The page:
Johnny Wilkins - Heartleaf (Album Review)


Heraclitus of Ephesus was a Greek philosopher known for espousing the view that change is central to existence. Phrases as "change is the only constant" can be attributed to him, and it's hard to argue with such a principled thought rooted in observation. This theme of change as an unavoidable consequence of reality is explored in "Heartleaf" by Austin-based sound artist Johnny Wilkins. Wilkins is a longtime musichead, having played in bands around Austin since the '90s. He also releases music under the name Many Pretty Blooms, who last year released Bow & Clatter, an album similarly about change. 

But where Bow & Clatter dealt with seasonal change, Heartleaf is about documenting moving from one home to another. Wilkins has created a place to store feelings of nostalgia, a sort of auditory storage box of a time and place. He does this literally, via field recordings of his family chatting or causing auditory anomalies with their everyday actions; doors closing, dishes rattling, people laughing. But these are scant and applied carefully, and the acoustic guitar is centre stage for this album. 

Wilkins stretches his strings for all their worth, looping rhythmic phrases with a modern classical profundity and finesse of execution. By investing such focus and care into maintaining the pieces' simplistic repetitions and more trance-like approach to melody, Wilkins has produced a confident musical statement that knows itself and knows how to say what it wants. 

Though each of the seven tracks relies on Wilkin's guitar manipulations and the somewhat chance-driven addition of soundbites, they each have their mood. The opening track, "Humming Bird", is bright and cheeky and lays out the album's lexicon of repeated phrases layered on each other in collage fashion. "Sebastian" is mysterious, with darker notions turning to joy through subtle key changes, "Filigree" is more pensive, and "Kitchen Table Candlelight" is elegantly lo-fi, with warped tape sounds sibilating around a simple acoustic guitar and more hard-to-pinpoint tones. Elsewhere, "Rain Make Rivers" is the most spiritual track, veering into new age with the addition of heavy rain sounds and its oriental-twinged melodic structures and gongs of reverb, though still not what anyone would classify as "spa" music. The closing track, "Spring Dream", ends things on a Saudade note, with the album's most complex heart-rendering melody, its spaciest sound, and, coming in at almost nine minutes, its heftiest moment.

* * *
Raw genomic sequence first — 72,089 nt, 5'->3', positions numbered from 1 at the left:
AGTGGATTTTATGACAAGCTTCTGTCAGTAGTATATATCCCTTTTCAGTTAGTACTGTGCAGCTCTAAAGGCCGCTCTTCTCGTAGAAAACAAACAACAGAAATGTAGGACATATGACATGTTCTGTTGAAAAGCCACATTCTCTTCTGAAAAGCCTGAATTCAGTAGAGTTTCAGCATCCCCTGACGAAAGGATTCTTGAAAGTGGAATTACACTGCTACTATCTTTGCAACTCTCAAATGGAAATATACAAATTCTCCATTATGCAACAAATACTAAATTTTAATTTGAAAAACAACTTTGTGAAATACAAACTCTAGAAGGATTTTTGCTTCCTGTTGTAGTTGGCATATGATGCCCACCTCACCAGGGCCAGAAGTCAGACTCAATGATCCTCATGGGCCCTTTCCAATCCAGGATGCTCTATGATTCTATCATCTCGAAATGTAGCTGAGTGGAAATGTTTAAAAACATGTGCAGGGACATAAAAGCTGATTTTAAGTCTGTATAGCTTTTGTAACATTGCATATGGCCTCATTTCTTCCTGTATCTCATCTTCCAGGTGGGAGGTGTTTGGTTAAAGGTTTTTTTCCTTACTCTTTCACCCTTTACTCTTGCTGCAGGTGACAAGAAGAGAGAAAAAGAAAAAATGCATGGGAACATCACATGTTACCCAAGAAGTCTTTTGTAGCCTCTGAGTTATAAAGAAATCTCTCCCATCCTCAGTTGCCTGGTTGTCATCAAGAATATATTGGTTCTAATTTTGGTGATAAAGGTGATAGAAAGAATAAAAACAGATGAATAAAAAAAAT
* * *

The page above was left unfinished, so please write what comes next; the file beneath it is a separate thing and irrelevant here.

Heartleaf is a thoroughly enjoyable collection of blissed-out, ultra-minimal, folktronica-cum-modern classical pieces for acoustic guitar(s). Even if the sense of urgency is spread unevenly across all tracks, such is almost necessary for an album that relies so heavily on its idiosyncratic way of operating. Wilkin's intention of documenting Heraclitan philosophy via musical structures comes off in pieces that seem to cling to safety and repetition but ultimately fade into the ether, leaving one with an appreciation of how music can act as a bookend to our epochs, dangling between the past and future in a drawn out, and in this case, beautiful present.